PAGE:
Smart Cities Can Save 125 Hrs For Each Citizen Every Year: Study
An Intel-sponsored study by Juniper Research estimates that Smart Cities can give back about 125 hours to every resident every year. By implementing the Internet of Things (IoT) technologies to collect and analyze data to improve public infrastructure and services, cities can offer people a significant saving on their personal time.
One of the common cons of living in the expanding metropolitan city is the hour long traffic on roads with no real sight of early clearance. The U.N.’s prediction that by 2030 two-thirds of the world’s population will reside in densely packed megacities, reinforces a real urgency to alleviate the pressures and impact of overcrowding. This draws our immediate attention towards the need to mitigate overcrowding and congestion through smart urban planning.
Cities can offer people a significant saving on their personal time in four key areas: mobility, healthcare, public safety and productivity.
“We can’t overlook the importance of the real human benefits that smart cities have. Connected communities, municipal services, and processes have a powerful impact on a citizen’s quality of life,” Winsdor further added.
Smart cities will change the way of travel between home and workplace, hence providing a better quality of life for citizens.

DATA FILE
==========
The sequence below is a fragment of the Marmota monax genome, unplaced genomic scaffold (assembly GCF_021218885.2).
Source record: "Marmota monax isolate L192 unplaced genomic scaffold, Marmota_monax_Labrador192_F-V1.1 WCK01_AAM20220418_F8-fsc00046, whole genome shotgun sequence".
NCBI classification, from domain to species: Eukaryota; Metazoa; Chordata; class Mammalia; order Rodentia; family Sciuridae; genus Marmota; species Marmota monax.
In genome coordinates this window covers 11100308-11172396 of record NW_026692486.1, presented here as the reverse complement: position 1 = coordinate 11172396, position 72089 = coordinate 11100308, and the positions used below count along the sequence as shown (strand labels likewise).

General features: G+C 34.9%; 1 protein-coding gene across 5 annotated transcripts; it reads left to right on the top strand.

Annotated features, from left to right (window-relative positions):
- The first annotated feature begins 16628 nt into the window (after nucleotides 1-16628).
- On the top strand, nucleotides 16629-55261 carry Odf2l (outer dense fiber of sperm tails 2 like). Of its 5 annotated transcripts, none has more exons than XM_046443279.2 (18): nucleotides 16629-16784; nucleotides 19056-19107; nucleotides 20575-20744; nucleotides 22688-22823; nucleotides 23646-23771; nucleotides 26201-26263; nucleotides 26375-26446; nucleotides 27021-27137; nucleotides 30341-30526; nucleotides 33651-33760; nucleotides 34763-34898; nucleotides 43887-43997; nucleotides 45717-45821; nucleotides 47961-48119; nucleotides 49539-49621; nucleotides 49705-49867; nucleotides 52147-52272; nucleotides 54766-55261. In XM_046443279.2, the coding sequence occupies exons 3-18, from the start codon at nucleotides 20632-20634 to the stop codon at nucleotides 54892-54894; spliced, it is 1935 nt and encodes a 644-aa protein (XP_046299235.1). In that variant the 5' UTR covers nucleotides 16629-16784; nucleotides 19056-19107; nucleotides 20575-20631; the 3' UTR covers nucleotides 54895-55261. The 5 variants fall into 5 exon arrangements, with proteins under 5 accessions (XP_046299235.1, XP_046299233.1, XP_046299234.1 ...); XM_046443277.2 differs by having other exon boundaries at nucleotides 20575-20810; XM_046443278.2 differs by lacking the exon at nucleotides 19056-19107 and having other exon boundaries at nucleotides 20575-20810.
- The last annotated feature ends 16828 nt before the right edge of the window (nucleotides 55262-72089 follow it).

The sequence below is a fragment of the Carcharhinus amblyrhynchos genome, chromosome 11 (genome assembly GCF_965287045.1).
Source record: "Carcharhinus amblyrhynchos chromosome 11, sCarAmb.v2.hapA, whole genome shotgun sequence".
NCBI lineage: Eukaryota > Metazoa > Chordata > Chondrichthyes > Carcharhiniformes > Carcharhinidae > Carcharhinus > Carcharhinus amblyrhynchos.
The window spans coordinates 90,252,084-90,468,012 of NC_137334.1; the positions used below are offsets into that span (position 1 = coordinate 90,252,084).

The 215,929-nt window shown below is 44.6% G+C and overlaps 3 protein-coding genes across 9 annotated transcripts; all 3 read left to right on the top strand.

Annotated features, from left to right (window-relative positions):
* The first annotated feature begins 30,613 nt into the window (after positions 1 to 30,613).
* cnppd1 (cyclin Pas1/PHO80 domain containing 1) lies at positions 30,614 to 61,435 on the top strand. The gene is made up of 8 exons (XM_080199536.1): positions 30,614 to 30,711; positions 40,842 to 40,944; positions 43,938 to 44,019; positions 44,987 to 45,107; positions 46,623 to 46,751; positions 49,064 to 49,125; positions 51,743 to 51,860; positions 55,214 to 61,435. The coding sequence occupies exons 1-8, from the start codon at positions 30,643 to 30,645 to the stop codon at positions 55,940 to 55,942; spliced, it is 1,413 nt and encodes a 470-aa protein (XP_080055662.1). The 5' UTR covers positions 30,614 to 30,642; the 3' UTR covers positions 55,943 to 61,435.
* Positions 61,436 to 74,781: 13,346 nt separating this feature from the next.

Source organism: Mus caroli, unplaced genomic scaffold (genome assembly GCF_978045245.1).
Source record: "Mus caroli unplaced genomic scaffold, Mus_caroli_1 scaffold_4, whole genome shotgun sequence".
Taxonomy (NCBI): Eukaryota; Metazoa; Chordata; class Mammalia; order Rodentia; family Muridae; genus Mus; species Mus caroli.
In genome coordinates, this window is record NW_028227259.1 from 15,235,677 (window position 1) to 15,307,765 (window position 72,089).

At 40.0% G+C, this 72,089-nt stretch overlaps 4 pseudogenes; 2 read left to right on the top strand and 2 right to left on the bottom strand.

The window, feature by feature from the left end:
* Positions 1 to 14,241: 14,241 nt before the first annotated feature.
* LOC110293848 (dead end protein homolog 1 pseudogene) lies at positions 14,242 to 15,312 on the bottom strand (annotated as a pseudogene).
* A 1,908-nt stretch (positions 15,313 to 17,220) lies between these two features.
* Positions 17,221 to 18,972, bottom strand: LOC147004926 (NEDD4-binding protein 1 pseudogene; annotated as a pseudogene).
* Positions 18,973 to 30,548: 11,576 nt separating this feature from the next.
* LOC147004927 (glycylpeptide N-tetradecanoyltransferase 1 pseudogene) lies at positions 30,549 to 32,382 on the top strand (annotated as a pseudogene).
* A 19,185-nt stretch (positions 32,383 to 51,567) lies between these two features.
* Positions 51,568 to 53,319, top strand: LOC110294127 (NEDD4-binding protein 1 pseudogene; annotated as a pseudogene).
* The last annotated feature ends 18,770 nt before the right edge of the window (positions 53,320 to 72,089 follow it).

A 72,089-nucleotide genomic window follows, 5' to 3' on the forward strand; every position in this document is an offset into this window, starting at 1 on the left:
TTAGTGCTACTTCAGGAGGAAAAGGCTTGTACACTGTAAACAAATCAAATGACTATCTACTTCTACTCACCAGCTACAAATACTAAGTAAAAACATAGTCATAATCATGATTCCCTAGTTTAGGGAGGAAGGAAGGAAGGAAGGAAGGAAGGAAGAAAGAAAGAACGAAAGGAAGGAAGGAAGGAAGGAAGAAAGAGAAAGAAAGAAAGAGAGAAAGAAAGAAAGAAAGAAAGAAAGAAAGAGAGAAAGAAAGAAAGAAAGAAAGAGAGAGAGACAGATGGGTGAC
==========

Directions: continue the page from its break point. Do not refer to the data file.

Let’s briefly look at the crucial developments in smart cities that would expectedly save time.
Mobility: The average peak-time vehicle speed in cities is a dismal 4 mph. This gridlock causes drivers to lose up to 70 hours per year. The study determined an integrated IoT-enabled infrastructure of intelligent traffic systems, safer roads, directed parking, frictionless toll and parking payments can give back up to 60 hours a year to drivers otherwise stuck in their cars.
Health: The study found that smart cities with connected digital health services can play a significant role in creating efficiencies – saving citizens almost 10 hours a year – and even potential lifesaving benefits for both patients and caregivers. Examples such as wearable apps monitor blood pressure, pain tolerance and temperature to help people manage chronic conditions without hospitalization.
Public Safety: Advancement in public safety can deliver substantial time benefits for smart city citizens – nearly 35 hours per year, according to the study. For instance, in Portland, Oregon, and San Diego Intel joined GE and AT&T to deploy the Digital Infrastructure with Current. This enables the cityscape to generate valuable data, enabling a host of local departments to be safer, cleaner and increasing efficiency.
Smart cities may be still in the early stages, but based on the activities the study highlights, which are being rapidly implemented worldwide, there’s every reason to believe these examples are just the beginning of what’s possible.
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